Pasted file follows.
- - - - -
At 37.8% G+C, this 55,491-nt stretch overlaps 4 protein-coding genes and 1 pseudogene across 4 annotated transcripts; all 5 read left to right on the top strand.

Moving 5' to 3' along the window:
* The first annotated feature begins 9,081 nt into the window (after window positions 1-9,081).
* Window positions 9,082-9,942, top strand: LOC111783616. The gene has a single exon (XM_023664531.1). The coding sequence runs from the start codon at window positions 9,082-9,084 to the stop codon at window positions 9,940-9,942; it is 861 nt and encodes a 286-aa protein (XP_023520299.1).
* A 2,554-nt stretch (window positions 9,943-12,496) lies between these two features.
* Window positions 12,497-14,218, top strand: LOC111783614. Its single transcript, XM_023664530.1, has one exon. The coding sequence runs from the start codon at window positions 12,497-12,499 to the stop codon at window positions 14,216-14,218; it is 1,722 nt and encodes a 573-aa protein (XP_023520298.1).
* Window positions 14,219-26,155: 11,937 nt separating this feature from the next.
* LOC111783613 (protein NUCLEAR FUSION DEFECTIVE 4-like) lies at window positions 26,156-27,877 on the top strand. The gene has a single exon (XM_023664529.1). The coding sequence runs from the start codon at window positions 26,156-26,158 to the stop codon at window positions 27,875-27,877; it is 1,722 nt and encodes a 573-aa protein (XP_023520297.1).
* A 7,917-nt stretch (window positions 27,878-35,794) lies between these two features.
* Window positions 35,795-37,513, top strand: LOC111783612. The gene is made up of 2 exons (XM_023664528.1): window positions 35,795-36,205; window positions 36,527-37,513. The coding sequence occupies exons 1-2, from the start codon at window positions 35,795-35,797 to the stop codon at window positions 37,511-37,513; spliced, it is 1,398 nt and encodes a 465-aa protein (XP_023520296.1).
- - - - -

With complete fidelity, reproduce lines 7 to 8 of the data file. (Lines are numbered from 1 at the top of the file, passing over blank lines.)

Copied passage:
* Window positions 14,219-26,155: 11,937 nt separating this feature from the next.
* LOC111783613 (protein NUCLEAR FUSION DEFECTIVE 4-like) lies at window positions 26,156-27,877 on the top strand. The gene has a single exon (XM_023664529.1). The coding sequence runs from the start codon at window positions 26,156-26,158 to the stop codon at window positions 27,875-27,877; it is 1,722 nt and encodes a 573-aa protein (XP_023520297.1).